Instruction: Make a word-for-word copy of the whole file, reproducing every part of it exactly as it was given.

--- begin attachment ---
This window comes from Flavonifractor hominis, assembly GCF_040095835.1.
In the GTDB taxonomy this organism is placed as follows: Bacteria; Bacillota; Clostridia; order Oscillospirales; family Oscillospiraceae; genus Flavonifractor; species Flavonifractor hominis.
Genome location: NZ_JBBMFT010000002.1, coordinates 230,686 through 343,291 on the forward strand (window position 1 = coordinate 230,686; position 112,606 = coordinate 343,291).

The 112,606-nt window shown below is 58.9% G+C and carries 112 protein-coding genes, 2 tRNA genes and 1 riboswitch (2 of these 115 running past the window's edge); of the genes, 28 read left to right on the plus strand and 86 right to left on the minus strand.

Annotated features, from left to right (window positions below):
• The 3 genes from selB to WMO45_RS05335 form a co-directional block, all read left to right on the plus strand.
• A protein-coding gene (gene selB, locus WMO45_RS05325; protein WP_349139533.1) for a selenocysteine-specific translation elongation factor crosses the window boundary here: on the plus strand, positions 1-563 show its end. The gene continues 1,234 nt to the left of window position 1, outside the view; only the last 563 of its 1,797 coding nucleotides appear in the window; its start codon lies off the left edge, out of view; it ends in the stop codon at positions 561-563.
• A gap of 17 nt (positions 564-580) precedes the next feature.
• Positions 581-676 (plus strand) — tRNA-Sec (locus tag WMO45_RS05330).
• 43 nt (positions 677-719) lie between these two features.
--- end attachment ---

This window comes from Flavonifractor hominis, assembly GCF_040095835.1.
In the GTDB taxonomy this organism is placed as follows: Bacteria; Bacillota; Clostridia; order Oscillospirales; family Oscillospiraceae; genus Flavonifractor; species Flavonifractor hominis.
Genome location: NZ_JBBMFT010000002.1, coordinates 230,686 through 343,291 on the forward strand (window position 1 = coordinate 230,686; position 112,606 = coordinate 343,291).

The 112,606-nt window shown below is 58.9% G+C and carries 112 protein-coding genes, 2 tRNA genes and 1 riboswitch (2 of these 115 running past the window's edge); of the genes, 28 read left to right on the plus strand and 86 right to left on the minus strand.

Annotated features, from left to right (window positions below):
• The 3 genes from selB to WMO45_RS05335 form a co-directional block, all read left to right on the plus strand.
• A protein-coding gene (gene selB, locus WMO45_RS05325; protein WP_349139533.1) for a selenocysteine-specific translation elongation factor crosses the window boundary here: on the plus strand, positions 1-563 show its end. The gene continues 1,234 nt to the left of window position 1, outside the view; only the last 563 of its 1,797 coding nucleotides appear in the window; its start codon lies off the left edge, out of view; it ends in the stop codon at positions 561-563.
• A gap of 17 nt (positions 564-580) precedes the next feature.
• Positions 581-676 (plus strand) — tRNA-Sec (locus tag WMO45_RS05330).
• 43 nt (positions 677-719) lie between these two features.